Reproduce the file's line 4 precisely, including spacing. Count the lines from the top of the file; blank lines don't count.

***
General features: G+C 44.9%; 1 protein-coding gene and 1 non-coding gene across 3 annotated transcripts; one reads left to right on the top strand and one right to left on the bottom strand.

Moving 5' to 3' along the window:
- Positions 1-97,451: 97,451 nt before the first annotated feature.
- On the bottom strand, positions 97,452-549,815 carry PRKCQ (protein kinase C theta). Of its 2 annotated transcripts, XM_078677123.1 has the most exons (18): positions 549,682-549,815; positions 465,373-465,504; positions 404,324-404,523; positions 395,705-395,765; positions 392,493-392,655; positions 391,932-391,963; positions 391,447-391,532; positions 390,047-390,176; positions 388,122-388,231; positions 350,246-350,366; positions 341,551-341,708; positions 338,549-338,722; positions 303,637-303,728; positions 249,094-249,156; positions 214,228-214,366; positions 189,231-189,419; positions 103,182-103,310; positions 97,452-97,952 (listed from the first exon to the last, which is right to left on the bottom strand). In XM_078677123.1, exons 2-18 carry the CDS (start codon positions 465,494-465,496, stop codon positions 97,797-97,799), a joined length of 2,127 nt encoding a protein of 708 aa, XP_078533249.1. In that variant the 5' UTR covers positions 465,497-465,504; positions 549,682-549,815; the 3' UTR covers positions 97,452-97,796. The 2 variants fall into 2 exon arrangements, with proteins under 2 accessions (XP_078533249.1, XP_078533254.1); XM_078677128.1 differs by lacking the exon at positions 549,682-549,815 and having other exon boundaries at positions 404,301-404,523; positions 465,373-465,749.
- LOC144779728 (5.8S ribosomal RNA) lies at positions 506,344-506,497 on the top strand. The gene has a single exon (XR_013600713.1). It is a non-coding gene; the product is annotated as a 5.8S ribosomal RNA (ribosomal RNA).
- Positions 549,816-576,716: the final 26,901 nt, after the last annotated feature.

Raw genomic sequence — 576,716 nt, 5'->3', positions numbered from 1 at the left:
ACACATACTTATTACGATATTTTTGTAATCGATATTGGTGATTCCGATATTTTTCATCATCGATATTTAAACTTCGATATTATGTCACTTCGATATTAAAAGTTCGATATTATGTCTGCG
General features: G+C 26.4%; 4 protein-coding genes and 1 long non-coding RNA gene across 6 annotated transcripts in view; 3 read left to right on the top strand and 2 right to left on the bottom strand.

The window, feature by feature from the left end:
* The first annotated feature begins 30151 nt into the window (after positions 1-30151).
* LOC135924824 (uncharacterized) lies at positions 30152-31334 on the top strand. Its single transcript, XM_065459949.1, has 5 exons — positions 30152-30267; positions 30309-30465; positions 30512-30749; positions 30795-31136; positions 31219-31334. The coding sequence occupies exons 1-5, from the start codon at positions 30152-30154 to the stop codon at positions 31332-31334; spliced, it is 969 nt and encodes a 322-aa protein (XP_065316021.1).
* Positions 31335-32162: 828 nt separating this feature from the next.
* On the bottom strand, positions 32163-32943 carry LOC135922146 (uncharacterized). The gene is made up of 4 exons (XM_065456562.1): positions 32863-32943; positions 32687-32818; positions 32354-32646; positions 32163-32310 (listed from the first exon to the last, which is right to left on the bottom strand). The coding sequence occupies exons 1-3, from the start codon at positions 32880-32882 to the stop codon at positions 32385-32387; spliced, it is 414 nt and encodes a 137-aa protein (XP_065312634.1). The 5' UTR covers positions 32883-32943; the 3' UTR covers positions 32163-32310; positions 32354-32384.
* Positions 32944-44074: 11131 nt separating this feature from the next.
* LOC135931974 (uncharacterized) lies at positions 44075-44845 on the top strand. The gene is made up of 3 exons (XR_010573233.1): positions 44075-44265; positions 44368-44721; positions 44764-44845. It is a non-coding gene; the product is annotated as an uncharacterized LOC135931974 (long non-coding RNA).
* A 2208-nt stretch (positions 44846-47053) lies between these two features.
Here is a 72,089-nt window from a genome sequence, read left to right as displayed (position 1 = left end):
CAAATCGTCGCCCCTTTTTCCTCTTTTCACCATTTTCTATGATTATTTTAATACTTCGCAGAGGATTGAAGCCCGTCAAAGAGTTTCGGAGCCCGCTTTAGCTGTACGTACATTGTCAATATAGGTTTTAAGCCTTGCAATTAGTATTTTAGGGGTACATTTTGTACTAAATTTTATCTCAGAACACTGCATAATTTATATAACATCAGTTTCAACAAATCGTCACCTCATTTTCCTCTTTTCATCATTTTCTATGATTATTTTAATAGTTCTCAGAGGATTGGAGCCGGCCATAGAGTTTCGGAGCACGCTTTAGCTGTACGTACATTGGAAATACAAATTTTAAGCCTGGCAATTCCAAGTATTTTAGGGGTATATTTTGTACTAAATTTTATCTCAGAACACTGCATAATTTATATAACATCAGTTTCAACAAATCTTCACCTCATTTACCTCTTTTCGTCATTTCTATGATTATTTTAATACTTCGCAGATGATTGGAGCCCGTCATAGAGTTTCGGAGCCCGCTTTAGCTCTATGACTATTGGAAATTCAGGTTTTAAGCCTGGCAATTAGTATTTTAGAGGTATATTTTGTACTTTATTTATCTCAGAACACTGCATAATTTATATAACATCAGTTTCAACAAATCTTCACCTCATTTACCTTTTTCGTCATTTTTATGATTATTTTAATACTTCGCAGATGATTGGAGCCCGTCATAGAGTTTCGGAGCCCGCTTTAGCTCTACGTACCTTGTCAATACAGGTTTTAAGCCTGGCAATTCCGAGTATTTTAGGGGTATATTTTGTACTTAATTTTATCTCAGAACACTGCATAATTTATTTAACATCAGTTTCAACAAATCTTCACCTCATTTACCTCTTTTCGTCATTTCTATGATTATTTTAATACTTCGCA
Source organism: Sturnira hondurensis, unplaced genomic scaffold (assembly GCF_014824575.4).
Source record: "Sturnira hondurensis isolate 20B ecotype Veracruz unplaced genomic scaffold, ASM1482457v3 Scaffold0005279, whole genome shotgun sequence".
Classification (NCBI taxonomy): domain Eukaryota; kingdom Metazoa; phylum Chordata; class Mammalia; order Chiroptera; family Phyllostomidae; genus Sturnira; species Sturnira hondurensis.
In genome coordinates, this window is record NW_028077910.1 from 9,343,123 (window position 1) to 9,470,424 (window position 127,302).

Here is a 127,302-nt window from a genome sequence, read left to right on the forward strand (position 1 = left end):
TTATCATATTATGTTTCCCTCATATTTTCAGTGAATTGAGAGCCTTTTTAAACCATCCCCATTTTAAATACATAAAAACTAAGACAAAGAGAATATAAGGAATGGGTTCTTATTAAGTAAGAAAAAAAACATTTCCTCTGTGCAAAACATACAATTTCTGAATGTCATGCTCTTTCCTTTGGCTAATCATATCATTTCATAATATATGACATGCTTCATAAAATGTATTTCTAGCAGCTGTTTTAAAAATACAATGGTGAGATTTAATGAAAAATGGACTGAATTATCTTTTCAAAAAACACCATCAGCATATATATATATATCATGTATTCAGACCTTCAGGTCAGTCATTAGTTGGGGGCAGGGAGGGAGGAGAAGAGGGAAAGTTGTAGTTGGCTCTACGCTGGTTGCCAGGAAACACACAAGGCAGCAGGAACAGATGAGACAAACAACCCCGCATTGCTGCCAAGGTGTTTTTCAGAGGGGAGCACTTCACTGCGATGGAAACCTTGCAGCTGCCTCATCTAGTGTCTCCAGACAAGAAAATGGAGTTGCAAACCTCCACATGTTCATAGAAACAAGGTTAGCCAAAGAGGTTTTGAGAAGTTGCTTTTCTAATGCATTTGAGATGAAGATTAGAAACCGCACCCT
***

- On the bottom strand, positions 97,452-549,815 carry PRKCQ (protein kinase C theta). Of its 2 annotated transcripts, XM_078677123.1 has the most exons (18): positions 549,682-549,815; positions 465,373-465,504; positions 404,324-404,523; positions 395,705-395,765; positions 392,493-392,655; positions 391,932-391,963; positions 391,447-391,532; positions 390,047-390,176; positions 388,122-388,231; positions 350,246-350,366; positions 341,551-341,708; positions 338,549-338,722; positions 303,637-303,728; positions 249,094-249,156; positions 214,228-214,366; positions 189,231-189,419; positions 103,182-103,310; positions 97,452-97,952 (listed from the first exon to the last, which is right to left on the bottom strand). In XM_078677123.1, exons 2-18 carry the CDS (start codon positions 465,494-465,496, stop codon positions 97,797-97,799), a joined length of 2,127 nt encoding a protein of 708 aa, XP_078533249.1. In that variant the 5' UTR covers positions 465,497-465,504; positions 549,682-549,815; the 3' UTR covers positions 97,452-97,796. The 2 variants fall into 2 exon arrangements, with proteins under 2 accessions (XP_078533249.1, XP_078533254.1); XM_078677128.1 differs by lacking the exon at positions 549,682-549,815 and having other exon boundaries at positions 404,301-404,523; positions 465,373-465,749.